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Home > sequential explanatory mixed methods study on the relationships of degression and generalised anxiety disorder, with levels of alcohol consumption in order adults.

Fulham-McQuillan, Hugh (2020) sequential explanatory mixed methods study on the relationships of degression and generalised anxiety disorder, with levels of alcohol consumption in order adults. PhD thesis, Trinity College Dublin.


Background: Depression and generalised anxiety disorder (GAD) in the older adult population (aged 65 and over) are underdiagnosed and undertreated, as is harmful drinking. The relationships of depression, and GAD, with alcohol consumption are commonly assumed. However, the association between them in the presence of other factors known to influence these mental health disorders, and the context behind these mental health disorders and their association with alcohol consumption is under-researched in the older adult population.


Aim of study: The aim of the study was to determine the associations of threshold depression, subthreshold depression, and GAD, with alcohol consumption; and the factors influencing these associations in an Irish community dwelling population aged 65 and over, and to explain them from the perspectives of healthcare practitioners.


Methods: A cross-sectional mixed methods sequential explanatory design was used to achieve this aim. The sample for the quantitative phase consisted of 3499 adults aged 65 who participated in the second wave of The Irish Longitudinal Study of Ageing. Depressive symptoms were measured using the Centre for Epidemiologic Studies Depression Scale. GAD was measured using the Penn Worry State Questionnaire. Alcohol consumption was measured by quantity and frequency. This was categorised and coded as abstinent, moderate, at-risk, and harmful drinking. Reduction in consumption over the last two years was also categorised. Chi square tests and logistic regressions were used to examine bivariate relationships, and logistic regressions were used to examine the relationships between the GAD, depression variables and alcohol in the presence of multiple known sociodemographic, physical and psychological, health predictors (23 to 25 depending on the model). In the qualitative phase, semi-structured interviews were conducted with 10 healthcare practitioners (four general practitioners, five psychiatrists and one alcohol liaison nurse) on older adult mental health, particularly depression, and its association with alcohol consumption. Thematic analysis was used to analyses their interview transcripts.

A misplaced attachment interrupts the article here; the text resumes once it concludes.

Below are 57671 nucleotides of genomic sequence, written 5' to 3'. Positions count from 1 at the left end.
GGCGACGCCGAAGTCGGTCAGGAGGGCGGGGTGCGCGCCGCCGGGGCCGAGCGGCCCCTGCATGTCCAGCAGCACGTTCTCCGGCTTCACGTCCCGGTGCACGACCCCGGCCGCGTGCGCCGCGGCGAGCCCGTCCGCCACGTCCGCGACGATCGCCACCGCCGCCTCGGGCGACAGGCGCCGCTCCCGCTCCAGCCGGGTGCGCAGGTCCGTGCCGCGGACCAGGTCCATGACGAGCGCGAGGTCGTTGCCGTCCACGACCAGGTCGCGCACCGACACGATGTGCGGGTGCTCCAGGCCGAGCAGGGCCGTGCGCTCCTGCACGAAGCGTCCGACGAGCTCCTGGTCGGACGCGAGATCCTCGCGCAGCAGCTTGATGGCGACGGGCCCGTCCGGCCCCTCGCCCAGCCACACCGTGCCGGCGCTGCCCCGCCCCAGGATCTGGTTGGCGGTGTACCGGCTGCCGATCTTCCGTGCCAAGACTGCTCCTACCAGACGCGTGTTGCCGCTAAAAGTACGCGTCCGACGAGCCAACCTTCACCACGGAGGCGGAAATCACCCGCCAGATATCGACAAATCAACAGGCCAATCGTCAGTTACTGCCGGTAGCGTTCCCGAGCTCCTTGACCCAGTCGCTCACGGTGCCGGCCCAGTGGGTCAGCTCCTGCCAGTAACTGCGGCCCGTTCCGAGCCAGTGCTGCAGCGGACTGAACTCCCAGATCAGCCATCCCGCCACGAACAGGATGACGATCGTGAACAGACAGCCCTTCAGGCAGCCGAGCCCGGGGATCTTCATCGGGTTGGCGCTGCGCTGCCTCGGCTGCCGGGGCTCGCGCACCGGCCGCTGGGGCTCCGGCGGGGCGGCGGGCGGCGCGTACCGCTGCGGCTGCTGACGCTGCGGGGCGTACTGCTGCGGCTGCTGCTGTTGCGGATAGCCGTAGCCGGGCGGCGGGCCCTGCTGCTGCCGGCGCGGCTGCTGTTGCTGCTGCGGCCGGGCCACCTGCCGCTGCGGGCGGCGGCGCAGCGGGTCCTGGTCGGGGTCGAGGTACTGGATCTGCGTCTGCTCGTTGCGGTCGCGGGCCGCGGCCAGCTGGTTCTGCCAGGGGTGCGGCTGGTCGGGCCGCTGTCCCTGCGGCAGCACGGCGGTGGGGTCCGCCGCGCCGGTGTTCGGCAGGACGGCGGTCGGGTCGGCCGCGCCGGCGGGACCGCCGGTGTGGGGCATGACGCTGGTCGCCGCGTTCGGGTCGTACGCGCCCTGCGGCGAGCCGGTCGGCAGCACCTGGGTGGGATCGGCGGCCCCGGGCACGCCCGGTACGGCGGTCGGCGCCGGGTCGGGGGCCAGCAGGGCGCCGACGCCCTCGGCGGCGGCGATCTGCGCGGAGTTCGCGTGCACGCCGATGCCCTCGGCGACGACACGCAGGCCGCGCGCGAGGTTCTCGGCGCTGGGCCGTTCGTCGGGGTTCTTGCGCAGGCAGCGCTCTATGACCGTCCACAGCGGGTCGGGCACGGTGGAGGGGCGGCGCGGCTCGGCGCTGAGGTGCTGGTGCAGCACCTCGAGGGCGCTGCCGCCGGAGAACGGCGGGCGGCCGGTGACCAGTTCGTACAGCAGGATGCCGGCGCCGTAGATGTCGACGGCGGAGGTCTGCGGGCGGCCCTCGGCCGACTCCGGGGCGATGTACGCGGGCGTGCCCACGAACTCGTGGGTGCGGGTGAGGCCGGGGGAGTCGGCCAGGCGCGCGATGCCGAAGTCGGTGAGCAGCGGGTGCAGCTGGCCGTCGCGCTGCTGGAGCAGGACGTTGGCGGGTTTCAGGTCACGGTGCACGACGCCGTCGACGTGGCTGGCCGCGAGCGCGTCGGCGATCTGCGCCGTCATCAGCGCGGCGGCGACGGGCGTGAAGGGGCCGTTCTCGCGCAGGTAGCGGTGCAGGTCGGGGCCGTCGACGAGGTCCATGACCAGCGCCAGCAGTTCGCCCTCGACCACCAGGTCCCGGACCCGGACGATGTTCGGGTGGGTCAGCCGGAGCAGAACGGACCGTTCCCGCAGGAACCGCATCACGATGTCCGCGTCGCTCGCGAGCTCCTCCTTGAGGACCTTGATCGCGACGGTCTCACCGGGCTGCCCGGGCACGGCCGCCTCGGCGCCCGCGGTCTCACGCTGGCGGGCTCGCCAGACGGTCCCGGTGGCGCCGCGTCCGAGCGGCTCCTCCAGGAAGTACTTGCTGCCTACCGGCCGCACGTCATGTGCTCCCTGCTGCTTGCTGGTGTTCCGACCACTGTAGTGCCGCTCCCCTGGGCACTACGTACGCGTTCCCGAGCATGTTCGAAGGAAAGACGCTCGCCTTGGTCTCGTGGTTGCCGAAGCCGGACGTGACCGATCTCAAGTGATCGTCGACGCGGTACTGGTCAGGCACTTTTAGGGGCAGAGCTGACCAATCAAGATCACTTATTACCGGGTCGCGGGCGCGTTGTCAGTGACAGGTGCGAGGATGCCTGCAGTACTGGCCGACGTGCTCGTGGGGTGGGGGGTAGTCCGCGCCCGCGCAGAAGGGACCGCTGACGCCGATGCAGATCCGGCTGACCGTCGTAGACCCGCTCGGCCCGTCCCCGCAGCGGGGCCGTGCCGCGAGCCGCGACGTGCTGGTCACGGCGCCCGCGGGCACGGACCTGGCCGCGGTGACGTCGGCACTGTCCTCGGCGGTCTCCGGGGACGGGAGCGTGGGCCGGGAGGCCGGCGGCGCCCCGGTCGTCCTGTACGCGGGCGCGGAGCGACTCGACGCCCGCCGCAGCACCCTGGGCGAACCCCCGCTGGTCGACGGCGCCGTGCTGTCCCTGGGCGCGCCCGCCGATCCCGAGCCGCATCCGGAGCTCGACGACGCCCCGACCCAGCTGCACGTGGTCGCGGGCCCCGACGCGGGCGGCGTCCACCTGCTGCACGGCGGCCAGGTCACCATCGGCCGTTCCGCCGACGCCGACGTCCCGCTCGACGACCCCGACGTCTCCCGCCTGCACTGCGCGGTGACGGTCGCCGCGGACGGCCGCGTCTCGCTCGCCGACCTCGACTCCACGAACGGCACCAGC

Findings: Harmful drinking, in addition to not reducing alcohol consumption over the past two years, was one of nine significant risk factors associated with having threshold depression (adjusted OR: 4.90; 95% CI: 1.22-19.65). While five factors did have an association with sub threshold depression, there was no significance between any category of consumption and subthreshold depression. Drinking moderately was associated with lower levels of GAD (adjusted OR: 0.64; 95% CI: 0.42-0.96) along with five other factors. Two main themes emerged in the qualitative analysis, Loss and Denial. The Loss theme there were three subthemes: loneliness, loss of meaning in life, and loss and harmful drinking. The Denial theme had three subthemes: denial of depression, denial of drinking, and denial as a way to manage depression, harmful drinking, and thus poor physical health.


Conclusions and implications: The association of harmful drinking and depression illustrates the importance of screening for depressive symptoms and harmful drinking in the older population, while the themes of Loss and Denial illustrate this associations complexity. There is a need to direct public awareness campaigns, on the topic of mental health, toward older adults as stigma may be a substantial barrier to seeking treatment.

Embargo End Date:

01 January 2025

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